The Fimmvorduhals Trail connects Thorsmork to Skogar while passing through a spectacular landscape featuring canyons, valleys, glaciers, lava fields, cinder cones, snowfields, mossy meadows, and waterfalls. Difficulties encountered on the hike include arranging for trailhead transportation (because this is a one-way hike), being prepared for severe weather conditions (including heavy rain, intense cold, strong winds, white-out fog, and sudden blizzards even in the summer), and making reservations if you wish to sleep in the huts. A topographical map of the hiking route (split into two parts) from our GPS tracker can be found by clicking on the buttons above. GPS coordinates are not provided because this is a well-established trail that is widely known and used.
We carried out our hike of the Fimmvorduhals Trail as a 2-day extension of the Laugavegur Trail (which we had backpacked during the 3 previous days). So this report is a continuation of our report on the Laugavegur Trail. While being an extension of the Laugavegur Trail, the Fimmvorduhals Trail contains completely different scenery for the most part and stands on its own as a great trail. More details of the amazing scenery will be shared in the two sections below and also within the full set of photographs linked to at the bottom. According to my GPS tracker, the route from Thorsmork to Skogar is about 15.5 miles long with an elevation gain of about 2,800 feet if starting at Thorsmork. If you are doing this hike, please be fully prepared for very cold and wet weather in white-out fog conditions, because extreme weather shifts and sudden blizzards can happen without notice, even in the middle of summer. Several hikers have lost their lives along this route and that should alert everyone to the need to put safety first.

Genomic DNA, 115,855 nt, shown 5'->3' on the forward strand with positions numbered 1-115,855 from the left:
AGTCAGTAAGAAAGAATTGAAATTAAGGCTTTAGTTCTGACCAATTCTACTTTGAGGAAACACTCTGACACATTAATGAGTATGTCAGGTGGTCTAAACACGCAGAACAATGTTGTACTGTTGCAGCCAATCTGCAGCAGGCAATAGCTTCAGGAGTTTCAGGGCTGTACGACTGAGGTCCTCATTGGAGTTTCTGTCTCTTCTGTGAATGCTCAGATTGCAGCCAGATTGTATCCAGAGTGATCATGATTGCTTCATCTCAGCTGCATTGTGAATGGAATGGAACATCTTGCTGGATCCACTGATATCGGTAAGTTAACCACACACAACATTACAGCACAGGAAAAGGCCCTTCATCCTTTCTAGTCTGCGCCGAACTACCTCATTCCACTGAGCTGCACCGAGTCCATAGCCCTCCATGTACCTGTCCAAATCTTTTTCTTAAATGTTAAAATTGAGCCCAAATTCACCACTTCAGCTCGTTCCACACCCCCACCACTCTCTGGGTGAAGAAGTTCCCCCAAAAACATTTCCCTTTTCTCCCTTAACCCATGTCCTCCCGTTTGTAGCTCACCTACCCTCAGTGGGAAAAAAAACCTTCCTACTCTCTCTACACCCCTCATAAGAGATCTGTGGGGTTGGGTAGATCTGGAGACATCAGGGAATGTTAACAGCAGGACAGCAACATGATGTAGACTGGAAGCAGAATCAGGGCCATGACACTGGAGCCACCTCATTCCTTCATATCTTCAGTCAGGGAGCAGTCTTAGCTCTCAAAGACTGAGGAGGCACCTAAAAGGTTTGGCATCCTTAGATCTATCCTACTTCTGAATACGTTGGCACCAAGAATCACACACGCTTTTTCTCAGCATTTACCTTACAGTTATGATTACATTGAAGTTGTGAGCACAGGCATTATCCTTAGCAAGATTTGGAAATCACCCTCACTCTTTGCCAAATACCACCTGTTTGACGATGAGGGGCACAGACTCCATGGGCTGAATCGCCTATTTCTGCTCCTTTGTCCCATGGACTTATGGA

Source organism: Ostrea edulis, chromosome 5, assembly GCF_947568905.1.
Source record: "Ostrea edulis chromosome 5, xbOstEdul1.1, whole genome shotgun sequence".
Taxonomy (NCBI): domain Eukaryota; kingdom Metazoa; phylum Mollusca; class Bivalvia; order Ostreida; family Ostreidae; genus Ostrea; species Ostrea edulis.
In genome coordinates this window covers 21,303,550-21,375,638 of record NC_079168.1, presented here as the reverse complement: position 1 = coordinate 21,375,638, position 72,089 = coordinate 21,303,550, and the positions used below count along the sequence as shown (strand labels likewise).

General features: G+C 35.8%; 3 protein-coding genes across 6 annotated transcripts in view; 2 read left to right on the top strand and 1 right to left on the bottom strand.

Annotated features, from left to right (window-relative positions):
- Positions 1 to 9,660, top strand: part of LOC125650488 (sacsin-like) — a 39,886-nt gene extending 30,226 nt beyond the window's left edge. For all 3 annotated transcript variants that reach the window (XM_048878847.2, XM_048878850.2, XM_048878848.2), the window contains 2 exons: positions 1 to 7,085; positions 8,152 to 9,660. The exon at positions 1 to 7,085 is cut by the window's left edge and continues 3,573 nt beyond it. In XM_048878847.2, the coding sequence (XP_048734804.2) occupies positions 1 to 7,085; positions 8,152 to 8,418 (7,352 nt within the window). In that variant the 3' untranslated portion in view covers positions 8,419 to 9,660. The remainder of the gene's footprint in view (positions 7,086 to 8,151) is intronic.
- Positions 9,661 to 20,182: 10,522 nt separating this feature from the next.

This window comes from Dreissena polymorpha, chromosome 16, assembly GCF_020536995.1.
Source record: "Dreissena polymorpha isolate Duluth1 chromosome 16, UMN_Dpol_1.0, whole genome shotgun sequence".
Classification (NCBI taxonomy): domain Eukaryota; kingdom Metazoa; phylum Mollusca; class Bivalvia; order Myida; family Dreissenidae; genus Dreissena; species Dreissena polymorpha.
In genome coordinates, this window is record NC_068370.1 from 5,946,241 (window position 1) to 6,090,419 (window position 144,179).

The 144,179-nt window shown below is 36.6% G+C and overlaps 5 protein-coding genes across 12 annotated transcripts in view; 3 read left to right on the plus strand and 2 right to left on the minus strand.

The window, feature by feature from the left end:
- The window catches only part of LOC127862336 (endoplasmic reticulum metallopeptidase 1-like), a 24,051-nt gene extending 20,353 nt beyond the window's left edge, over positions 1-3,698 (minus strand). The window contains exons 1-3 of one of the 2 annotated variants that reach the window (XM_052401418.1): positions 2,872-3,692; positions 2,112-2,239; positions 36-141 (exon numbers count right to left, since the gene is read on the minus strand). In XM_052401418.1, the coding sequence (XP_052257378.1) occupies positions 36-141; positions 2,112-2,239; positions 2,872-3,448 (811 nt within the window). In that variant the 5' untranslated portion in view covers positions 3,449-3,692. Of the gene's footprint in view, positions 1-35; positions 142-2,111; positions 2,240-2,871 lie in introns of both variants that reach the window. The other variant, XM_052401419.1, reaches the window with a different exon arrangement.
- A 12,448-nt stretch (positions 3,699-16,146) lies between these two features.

Section 1: Thorsmork (Langidalur) to Fimmvorduhals (Baldvinsskali) (7.6 miles). If you read our report on the Laugavegur Trail, you know that we left off at Langidalur camp in Thorsmork. After enjoying a meal and some rest, we walked down to the Krossa River and took in the sunset in Thorsmork Valley. After this, we had to figure out how to cross the Krossa River to the other side. There are numerous forks to this wide glacial river and we could see two large footbridges over the largest forks out in the middle. After heading to the east for about 1/10 of a mile, we saw markers that helped us enter the river drainage and cross some smaller forks without getting wet. We crossed both large footbridges and were almost to the other side when we reached a medium-sized fork which could not be crossed. Thus, we removed our shoes and did our final river crossing of the trip. We then proceeded east about 1/2 of a mile until we reached Basar camp. The reason we decided to sleep overnight at Basar instead of the more beautiful Langidalur was so we would have a shorter hike the next day and not have to start off our day by doing the river crossing. It turned out to be a good decision. The next morning, we headed off on the Fimmvorduhals Trail by first walking through the forest and then beginning to climb along the northern ridge above Strakagil Canyon. The views of Thorsmork valley begin to increase dramatically while hiking along Kattarhryggur (or Cat's Spine) Ridge, which includes crossing a section known as the "knife-edge". There are views of several glaciers, canyon depths, natural rock arches, and eroding hillsides visible along the way. After a while, the trail begins a very steep climb up the slopes of Heidarhorn to the edge of Morinsheidi. Morinsheidi is a flat plateau which really stands out as a distinct natural feature when viewed from above. We took our time to fully explore this plateau, and found some amazing views just by wandering around. Near the southern edge of the plateau, new lava flows from the 2010 eruption are visible by looking over into an area of waterfalls to the southeast. Next, we had to carefully cross the Heljarkambur (or Hell's Ridge) crossing, which connects the plateau to the steeper slopes leading uphill to Fimmvorduhals pass. There are a couple of roped sections to provide assistance where needed. Upon climbing up the steep hill known as Brattafonn, we reached a spot where the trail leveled out. After circling around a bit, the trail led us to a magnificent viewpoint of Magni and Modi. Magni and Modi are the two new cinder cones (or craters) which formed during the eruption at Fimmvorduhals which took place from March 20 to April 13, 2010. When the eruption concluded, Magni was 269 feet high and Modi was 154 feet high. These two cinder cones are quite beautiful (and were the highlight of the day for me), with Magni containing a reddish top and Modi having a wide variety of colorful lava formations on its slopes. All around, we could see lava fields rising up out of the snowpack. As always, we took our time to fully explore this area and hiked to the summit of Modi first, and then Magni second. It was nice to have the two cinder cones to ourselves for the most part. While we were on the summit of Magni, a thick blanket of fog moved in and we descended into near white-out conditions. We spent the next 1 1/2 hours making our way through the thick fog from marker to marker while walking across snowfields. It was definitely an eerie experience, especially when we lost the route in the fog at one point. We tried to take a right-hand turn which leads to the Fimmvorduskali hut (the first of the two huts near the route high point). However, we got turned back by a massive snow bridge which we would have had to cross. The snow bridge looked like it was ready to collapse. Instead, we ended up backtracking and taking the the left-hand turn at the junction. This route led us across a small glacier and down to the second hut known as Baldvinsskali. Having just hiked through rain, snow, fog, and cold conditions, along with being lost for about 1/2 an hour, we were ready to take a break and warm up inside the hut.